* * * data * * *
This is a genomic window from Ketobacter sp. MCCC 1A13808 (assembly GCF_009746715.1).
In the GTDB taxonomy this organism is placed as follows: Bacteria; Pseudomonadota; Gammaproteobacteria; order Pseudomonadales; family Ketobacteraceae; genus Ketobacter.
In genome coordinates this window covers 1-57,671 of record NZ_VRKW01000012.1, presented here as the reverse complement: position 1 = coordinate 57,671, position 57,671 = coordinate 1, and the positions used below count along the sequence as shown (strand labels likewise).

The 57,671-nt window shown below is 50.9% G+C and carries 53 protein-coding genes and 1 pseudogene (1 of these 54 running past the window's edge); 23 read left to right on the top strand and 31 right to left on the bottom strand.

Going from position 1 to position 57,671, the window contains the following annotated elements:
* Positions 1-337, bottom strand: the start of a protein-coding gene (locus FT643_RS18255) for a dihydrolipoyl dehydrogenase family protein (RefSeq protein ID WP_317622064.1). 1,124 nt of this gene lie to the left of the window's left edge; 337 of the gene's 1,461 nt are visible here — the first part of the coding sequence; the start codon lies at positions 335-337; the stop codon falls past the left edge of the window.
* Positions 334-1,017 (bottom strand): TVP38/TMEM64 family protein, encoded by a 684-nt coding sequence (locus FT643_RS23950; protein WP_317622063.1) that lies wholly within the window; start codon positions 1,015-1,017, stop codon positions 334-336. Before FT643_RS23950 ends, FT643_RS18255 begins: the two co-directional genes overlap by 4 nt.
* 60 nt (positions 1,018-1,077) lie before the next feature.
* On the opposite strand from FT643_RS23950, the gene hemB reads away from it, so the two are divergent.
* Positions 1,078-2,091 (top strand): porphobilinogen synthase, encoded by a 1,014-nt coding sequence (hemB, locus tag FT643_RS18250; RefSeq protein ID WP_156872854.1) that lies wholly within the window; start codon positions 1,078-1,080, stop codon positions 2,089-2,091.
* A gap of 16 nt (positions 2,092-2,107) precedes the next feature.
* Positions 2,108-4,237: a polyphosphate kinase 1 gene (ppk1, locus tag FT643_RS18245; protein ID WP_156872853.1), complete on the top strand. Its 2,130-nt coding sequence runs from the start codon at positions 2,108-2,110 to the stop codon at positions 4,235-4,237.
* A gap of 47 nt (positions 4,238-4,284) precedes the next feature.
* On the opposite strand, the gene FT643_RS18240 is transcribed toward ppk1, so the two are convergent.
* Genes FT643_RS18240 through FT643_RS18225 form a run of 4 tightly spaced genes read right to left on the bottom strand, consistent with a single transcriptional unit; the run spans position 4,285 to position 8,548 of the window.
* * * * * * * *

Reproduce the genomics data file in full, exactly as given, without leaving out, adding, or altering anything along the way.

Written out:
This is a genomic window from Ketobacter sp. MCCC 1A13808 (assembly GCF_009746715.1).
In the GTDB taxonomy this organism is placed as follows: Bacteria; Pseudomonadota; Gammaproteobacteria; order Pseudomonadales; family Ketobacteraceae; genus Ketobacter.
In genome coordinates this window covers 1-57,671 of record NZ_VRKW01000012.1, presented here as the reverse complement: position 1 = coordinate 57,671, position 57,671 = coordinate 1, and the positions used below count along the sequence as shown (strand labels likewise).

The 57,671-nt window shown below is 50.9% G+C and carries 53 protein-coding genes and 1 pseudogene (1 of these 54 running past the window's edge); 23 read left to right on the top strand and 31 right to left on the bottom strand.

Going from position 1 to position 57,671, the window contains the following annotated elements:
* Positions 1-337, bottom strand: the start of a protein-coding gene (locus FT643_RS18255) for a dihydrolipoyl dehydrogenase family protein (RefSeq protein ID WP_317622064.1). 1,124 nt of this gene lie to the left of the window's left edge; 337 of the gene's 1,461 nt are visible here — the first part of the coding sequence; the start codon lies at positions 335-337; the stop codon falls past the left edge of the window.
* Positions 334-1,017 (bottom strand): TVP38/TMEM64 family protein, encoded by a 684-nt coding sequence (locus FT643_RS23950; protein WP_317622063.1) that lies wholly within the window; start codon positions 1,015-1,017, stop codon positions 334-336. Before FT643_RS23950 ends, FT643_RS18255 begins: the two co-directional genes overlap by 4 nt.
* 60 nt (positions 1,018-1,077) lie before the next feature.
* On the opposite strand from FT643_RS23950, the gene hemB reads away from it, so the two are divergent.
* Positions 1,078-2,091 (top strand): porphobilinogen synthase, encoded by a 1,014-nt coding sequence (hemB, locus tag FT643_RS18250; RefSeq protein ID WP_156872854.1) that lies wholly within the window; start codon positions 1,078-1,080, stop codon positions 2,089-2,091.
* A gap of 16 nt (positions 2,092-2,107) precedes the next feature.
* Positions 2,108-4,237: a polyphosphate kinase 1 gene (ppk1, locus tag FT643_RS18245; protein ID WP_156872853.1), complete on the top strand. Its 2,130-nt coding sequence runs from the start codon at positions 2,108-2,110 to the stop codon at positions 4,235-4,237.
* A gap of 47 nt (positions 4,238-4,284) precedes the next feature.
* On the opposite strand, the gene FT643_RS18240 is transcribed toward ppk1, so the two are convergent.
* Genes FT643_RS18240 through FT643_RS18225 form a run of 4 tightly spaced genes read right to left on the bottom strand, consistent with a single transcriptional unit; the run spans position 4,285 to position 8,548 of the window.